Martin, Fred: March 2012 Archives

On March 14, 2012, Google held a “Pi Day Open House” event at their Kendall Square offices in Cambridge, MA.  Six faculty nominated their best undergraduate and graduate students for the event, and a total of 15 UMass Lowell Computer Science students were accepted.  Including these UML students, there were about 70 students in attendance, from universities including BU, BC, Wentworth, UMass Boston, MIT and others.

The program was held in the early evening. The Google Cambridge campus manager welcomed the students, and told them that Google has about 1000 employees in Cambridge (spread out across three buildings, all near the Kendall T stop).  Students asked a few questions, and some basic facts about Google were clarified; e.g., that most of their revenue is from ads.

There were then five talks and demos:

  • A mobile publishing platform which took existing RSS feeds (or other feed types) and generated a mobile-friendly rendering of it which can be customized by publishers was presented.
  • A visualization tool showing the sharing of links through the Google Plus social network was demonstrated.
  • A talk on search quality and features highlighted a few subtle search parsing tricks (like “picture of sunset” vs. “picture of dorian gray”), and live visual iterative refinement of search results.
  • A “symtom search” feature for detecting when a user is searching for a disease was discussed. The speaker related a story about when he was observing live Google search logs of a person searching for “chest pain,” then “chest pain right arm,” which are the characteristic symptoms of a heart attack. He said that the experience humbled him, and gave him a strong sense of responsibility for his product.
  • The SPDY protocol, which optimizes many aspects of HTTP, was presented.  SPDY is in production use in Google Chrome and Firefox, and is being proposed as the new HTTP2 standard.

Following these talks, a set of breakout sessions were offered. Topics included software engineering best practices, how to interview at Google, and information for PhD students.

In the talk for PhD students, Jon Orwant talked about how research in Google works and how it differs from research in academia. At Google, projects always originate from a product idea which could impact millions of people, and that many of the research projects actually do become products which impact millions of people.

Assoc. Prof. Fred Martin, who encouraged faculty to nominate their students for this opportunity, was delighted at the great response from UMass Lowell students, and their success in being accepted to the program.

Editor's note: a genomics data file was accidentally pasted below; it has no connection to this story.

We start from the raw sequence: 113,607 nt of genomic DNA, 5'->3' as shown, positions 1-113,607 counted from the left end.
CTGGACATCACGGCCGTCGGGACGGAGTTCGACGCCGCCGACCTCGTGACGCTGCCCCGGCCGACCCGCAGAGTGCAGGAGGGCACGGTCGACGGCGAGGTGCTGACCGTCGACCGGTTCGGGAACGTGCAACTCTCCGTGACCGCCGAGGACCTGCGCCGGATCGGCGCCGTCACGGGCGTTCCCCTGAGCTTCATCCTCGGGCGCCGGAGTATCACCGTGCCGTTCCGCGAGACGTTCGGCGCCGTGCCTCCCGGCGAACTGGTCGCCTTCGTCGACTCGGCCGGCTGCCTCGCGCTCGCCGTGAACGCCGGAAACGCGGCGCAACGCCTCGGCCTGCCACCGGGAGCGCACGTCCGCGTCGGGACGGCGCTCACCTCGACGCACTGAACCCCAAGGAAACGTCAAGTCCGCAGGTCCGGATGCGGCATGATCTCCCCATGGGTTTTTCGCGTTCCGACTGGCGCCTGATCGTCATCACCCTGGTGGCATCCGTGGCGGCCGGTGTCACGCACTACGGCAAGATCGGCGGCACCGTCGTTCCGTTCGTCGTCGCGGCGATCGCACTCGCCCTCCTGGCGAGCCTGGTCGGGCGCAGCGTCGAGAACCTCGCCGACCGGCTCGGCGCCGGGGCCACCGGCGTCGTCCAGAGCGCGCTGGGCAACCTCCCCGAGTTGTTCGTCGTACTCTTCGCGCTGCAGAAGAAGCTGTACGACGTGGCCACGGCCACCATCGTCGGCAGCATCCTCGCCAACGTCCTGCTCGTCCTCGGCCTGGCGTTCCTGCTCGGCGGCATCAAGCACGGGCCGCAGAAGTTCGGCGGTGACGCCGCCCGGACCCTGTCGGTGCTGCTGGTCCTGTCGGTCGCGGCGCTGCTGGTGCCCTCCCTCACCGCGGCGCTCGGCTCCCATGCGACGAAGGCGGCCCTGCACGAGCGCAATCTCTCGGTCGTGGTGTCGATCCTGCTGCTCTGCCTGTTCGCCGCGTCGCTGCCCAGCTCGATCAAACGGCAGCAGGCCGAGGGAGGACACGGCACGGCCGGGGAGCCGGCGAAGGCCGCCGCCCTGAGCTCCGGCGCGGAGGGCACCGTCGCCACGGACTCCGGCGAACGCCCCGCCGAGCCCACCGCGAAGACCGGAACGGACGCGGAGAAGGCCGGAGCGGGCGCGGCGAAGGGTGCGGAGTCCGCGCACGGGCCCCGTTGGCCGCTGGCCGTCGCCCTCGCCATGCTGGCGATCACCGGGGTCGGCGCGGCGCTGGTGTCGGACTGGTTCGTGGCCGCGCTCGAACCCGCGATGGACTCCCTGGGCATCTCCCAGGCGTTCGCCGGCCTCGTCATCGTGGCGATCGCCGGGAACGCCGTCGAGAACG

The Pi Day event was organized by Caitlin Cooke, University Programs Coordinator at Google Cambridge.

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UMass Lowell Computer Science students receiving parting gift bags after Google 3/14 Pi Day program. Front row (L-R): Chris Adoretti, Shawna Oneal, Jing Xu, Xian Pan, Mikhail Medvedev, Karen Uttecht, and Swathi Kurunji. Back row (L-R): John Huston, Chunyao Song, Brigit Schroeder, and Curran Kelleher. Also attending, but not in photo: Yinjie Chen, Simone Hill, Bo Yan, and Jie Yang. 

Thanks to Curran Kelleher for authoring this article.
A research paper by Computer Science Department doctoral student Harshavardhan Achrekar and co-authors Avinash Gandhe, Ross Lazarus, Ssu-Hsin Yu, and Benyuan Liu, Twitter improves Seasonal Influenza Prediction, has been selected as the Best Student Paper at the Fifth International Conference on Health Informatics (HEALTHINF 2012) held February 1 to 4, 2012 in Vilamoura, Algarve, Portugal. Fewer than 9 percent of submitted manuscripts were accepted as full papers.

The purpose of the International Conference on Health Informatics was to bring together researchers and practitioners interested in the application of information and communication technologies (ICT) to healthcare and medicine in general and to the specialized support to persons with special needs in particular. Databases, networking, graphical interfaces, intelligent decision support systems and specialized programming languages were just a few of the technologies currently used in medical informatics.

Achrekar is utilizing information posted on Online Social Networks (OSNs) such as Twitter and Facebook to help improve the prediction of influenza levels within United States population and keep track of its spread. He has designed and implemented a framework called the Social Network-Enabled Flu Trends (SNEFT), which is used to continuously monitor flu-related messages, extract relevant location and user demographic information, track and predict the flu conditions in real time.

Since 2009, Achrekar has tapped into Twitter and extracted millions of influenza-related user posts to date, providing an almost-instantaneous snapshot of current epidemic conditions. Using comprehensive mathematical models, the framework can estimate nationwide as well as regional and age based flu activity with high accuracy.

This research is supported by a $200,000 grant from the National Institutes of Health under a Small Business Innovation Research Award. Results presented in this scientific publication show that these posts on Twitter closely match the number of flu-like cases reported by the Center for Disease Control and Prevention (CDC), and can significantly enhance public health preparedness against influenza and other large-scale pandemics.

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Harsh Achrekar (left) and faculty adviser Prof. Benyuan Liu showcasing HEALTHINF 2012 best paper award.

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